Robert Reich: Former Trilateral Commission Member Goes Full Anti-Free Speech

Legal icon Jonathan Turley takes Robert Reich to task on his anti-free speech screed. Reich is a prominent, former member of the Trilateral Commission. An academic, he has floated in and out of government for 45 years and was named by Time magazine as one of the “Ten Best Cabinet Members” of the century in 2008. — Technocracy News & Trends Editor Patrick Wood

By: Jonathan Turley

We recently discussed the gathering of Democratic politicians and media figures at the University of Chicago to discuss how to better shape news, combat “disinformation,” and reeducate those with conservative views. The political and media elite shared ideas on how to expand censorship and control what people read or viewed in the news. The same figures are now alarmed that Elon Musk could gain greater influence over Twitter and, perish the thought, restore free speech protections to the site. The latest is former labor secretary under President Clinton, Robert Reich, who wrote a perfectly Orwellian column in the Guardian titled “Elon Musk’s vision for the internet is dangerous nonsense.” However, the column offers an insight into the anti-free speech mentality that has taken hold of the Democratic party and the mainstream media.

Musk is an advocate for free speech on the Internet. Like some of us, he is an Internet originalist. That makes him an existential threat for those who have long used “disinformation” as an excuse to silence dissenting views in the media and on social media.

Twitter has gone from denial of seeking to shape speech on the Internet to embracing that function. After the old Twitter CEO Jack Dorsey was criticized for his massive censorship efforts, Twitter replaced him with CEO Parag Agrawal who has expressed chilling anti-free speech sentiments. In an interview with Technology Review editor-in-chief Gideon Lichfield, he was asked how Twitter would balance its efforts to combat misinformation with wanting to “protect free speech as a core value” and to respect the First Amendment.  Agrawal responded;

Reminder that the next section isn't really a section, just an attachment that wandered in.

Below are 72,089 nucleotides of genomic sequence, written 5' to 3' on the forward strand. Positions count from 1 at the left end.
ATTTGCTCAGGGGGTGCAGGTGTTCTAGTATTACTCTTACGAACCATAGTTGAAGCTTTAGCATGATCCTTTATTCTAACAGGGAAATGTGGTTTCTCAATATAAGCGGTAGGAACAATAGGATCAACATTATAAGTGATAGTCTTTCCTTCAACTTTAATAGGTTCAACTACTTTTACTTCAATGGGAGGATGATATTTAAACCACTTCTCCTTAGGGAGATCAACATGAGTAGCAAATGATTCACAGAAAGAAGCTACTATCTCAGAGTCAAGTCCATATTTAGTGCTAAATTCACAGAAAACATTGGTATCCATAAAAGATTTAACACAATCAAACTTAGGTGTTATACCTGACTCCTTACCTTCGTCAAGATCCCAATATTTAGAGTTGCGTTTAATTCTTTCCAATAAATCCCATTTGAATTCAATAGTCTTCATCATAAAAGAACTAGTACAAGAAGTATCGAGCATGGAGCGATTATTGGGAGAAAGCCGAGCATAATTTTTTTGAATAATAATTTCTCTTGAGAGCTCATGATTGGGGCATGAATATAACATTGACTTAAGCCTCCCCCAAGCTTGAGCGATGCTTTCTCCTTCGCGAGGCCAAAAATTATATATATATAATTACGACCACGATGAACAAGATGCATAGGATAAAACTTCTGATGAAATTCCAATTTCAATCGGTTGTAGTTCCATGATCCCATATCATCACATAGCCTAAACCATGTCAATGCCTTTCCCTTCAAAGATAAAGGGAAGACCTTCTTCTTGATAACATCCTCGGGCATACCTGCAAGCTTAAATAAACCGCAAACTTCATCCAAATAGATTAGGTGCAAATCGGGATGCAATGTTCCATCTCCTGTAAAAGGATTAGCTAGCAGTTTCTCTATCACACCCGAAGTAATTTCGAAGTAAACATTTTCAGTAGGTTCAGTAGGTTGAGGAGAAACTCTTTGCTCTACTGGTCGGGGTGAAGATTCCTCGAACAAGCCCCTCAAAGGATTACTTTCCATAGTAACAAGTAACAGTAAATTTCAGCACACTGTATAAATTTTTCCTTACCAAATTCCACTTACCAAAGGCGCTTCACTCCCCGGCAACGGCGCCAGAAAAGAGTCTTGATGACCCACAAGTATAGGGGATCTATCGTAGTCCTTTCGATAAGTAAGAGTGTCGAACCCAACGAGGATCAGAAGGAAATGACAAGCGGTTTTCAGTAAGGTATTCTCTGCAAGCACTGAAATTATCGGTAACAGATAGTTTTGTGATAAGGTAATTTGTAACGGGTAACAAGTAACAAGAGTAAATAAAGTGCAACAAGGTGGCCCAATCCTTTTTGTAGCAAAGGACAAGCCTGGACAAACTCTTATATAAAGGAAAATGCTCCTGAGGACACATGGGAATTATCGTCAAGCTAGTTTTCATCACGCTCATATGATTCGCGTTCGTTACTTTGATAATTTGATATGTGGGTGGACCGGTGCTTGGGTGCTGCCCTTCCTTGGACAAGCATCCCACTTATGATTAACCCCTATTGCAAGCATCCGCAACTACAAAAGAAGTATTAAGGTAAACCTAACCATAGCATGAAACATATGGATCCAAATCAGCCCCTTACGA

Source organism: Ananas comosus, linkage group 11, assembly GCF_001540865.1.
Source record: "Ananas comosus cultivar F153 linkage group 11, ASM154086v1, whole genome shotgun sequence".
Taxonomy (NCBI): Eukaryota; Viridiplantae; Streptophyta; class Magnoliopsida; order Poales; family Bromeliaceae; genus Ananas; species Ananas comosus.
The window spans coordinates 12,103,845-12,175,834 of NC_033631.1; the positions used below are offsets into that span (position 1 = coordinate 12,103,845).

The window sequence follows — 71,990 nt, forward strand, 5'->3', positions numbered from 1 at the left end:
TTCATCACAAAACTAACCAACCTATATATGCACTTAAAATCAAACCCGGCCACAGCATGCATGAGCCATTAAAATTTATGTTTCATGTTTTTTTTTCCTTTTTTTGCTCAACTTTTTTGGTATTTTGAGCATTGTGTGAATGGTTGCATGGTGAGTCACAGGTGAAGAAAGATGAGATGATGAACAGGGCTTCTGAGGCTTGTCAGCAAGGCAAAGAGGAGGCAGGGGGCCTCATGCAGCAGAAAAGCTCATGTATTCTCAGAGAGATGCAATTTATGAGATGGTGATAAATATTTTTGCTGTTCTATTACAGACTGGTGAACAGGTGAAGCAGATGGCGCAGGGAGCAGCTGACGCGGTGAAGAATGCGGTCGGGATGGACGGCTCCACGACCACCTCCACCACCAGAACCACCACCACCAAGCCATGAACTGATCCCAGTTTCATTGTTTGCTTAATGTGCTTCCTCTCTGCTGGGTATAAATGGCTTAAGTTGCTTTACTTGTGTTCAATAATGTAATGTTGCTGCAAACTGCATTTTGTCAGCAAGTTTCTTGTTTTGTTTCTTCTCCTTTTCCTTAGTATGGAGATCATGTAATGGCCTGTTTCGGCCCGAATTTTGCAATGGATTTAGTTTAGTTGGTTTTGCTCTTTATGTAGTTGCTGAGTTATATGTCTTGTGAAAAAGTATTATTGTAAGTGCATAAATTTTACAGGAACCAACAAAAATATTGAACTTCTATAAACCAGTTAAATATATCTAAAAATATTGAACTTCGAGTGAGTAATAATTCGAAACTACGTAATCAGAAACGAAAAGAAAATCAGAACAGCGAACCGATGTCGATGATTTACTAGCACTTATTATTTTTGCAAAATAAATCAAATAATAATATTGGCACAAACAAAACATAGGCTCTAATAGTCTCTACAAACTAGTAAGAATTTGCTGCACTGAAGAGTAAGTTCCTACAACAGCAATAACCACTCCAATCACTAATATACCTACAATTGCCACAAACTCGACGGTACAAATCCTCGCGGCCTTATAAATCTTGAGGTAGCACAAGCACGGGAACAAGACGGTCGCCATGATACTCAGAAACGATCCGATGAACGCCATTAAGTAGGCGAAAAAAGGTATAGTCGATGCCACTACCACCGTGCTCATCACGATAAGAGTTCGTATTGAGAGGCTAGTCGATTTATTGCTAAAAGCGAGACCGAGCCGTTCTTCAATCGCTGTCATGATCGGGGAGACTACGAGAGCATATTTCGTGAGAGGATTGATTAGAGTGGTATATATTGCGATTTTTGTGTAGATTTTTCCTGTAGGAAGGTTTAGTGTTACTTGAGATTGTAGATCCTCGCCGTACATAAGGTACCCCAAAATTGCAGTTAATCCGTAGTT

“Our role is not to be bound by the First Amendment, but our role is to serve a healthy public conversation and our moves are reflective of things that we believe lead to a healthier public conversation. The kinds of things that we do about this is, focus less on thinking about free speech, but thinking about how the times have changed.

One of the changes today that we see is speech is easy on the internet. Most people can speak. Where our role is particularly emphasized is who can be heard. The scarce commodity today is attention. There’s a lot of content out there. A lot of tweets out there, not all of it gets attention, some subset of it gets attention.”

He added that Twitter would be “moving towards how we recommend content and … how we direct people’s attention is leading to a healthy public conversation that is most participatory.”

Reich lays that agenda bare in his column while condemning free speech advocates as petty tyrants oppressing people through freedom.

Reich explains that it is not about freedom but tyranny. More free speech means less freedom. It is the type of argument commonly used in China and other authoritarian nations–and an increasing number of American academics and writers. Indeed, his column is reminiscent of the professors who have called for the adoption of the Chinese model for censoring views on the Internet.

In an article published in The Atlantic by Harvard law professor Jack Goldsmith and University of Arizona law professor Andrew Keane Woods called for Chinese-style censorship of the internet, stating that “in the great debate of the past two decades about freedom versus control of the network, China was largely right and the United States was largely wrong.”

Reich tells people not to be lured by freedom of speech: “Musk says he wants to ‘free’ the internet. But what he really aims to do is make it even less accountable than it is now.” What Reich refers to as “accountability” is being accountable to those like himself who can filter out views and writings that are deemed harmful for readers.

Reich then goes full Orwellian:

“Musk advocates free speech but in reality it’s just about power. Power compelled Musk to buy $2.64bn of Twitter stock, making him the largest individual shareholder.”

Reich insists that censorship of views like former President Donald Trump are “necessary to protect American democracy.” Get it? Less freedom is more freedom.

Read full story here…

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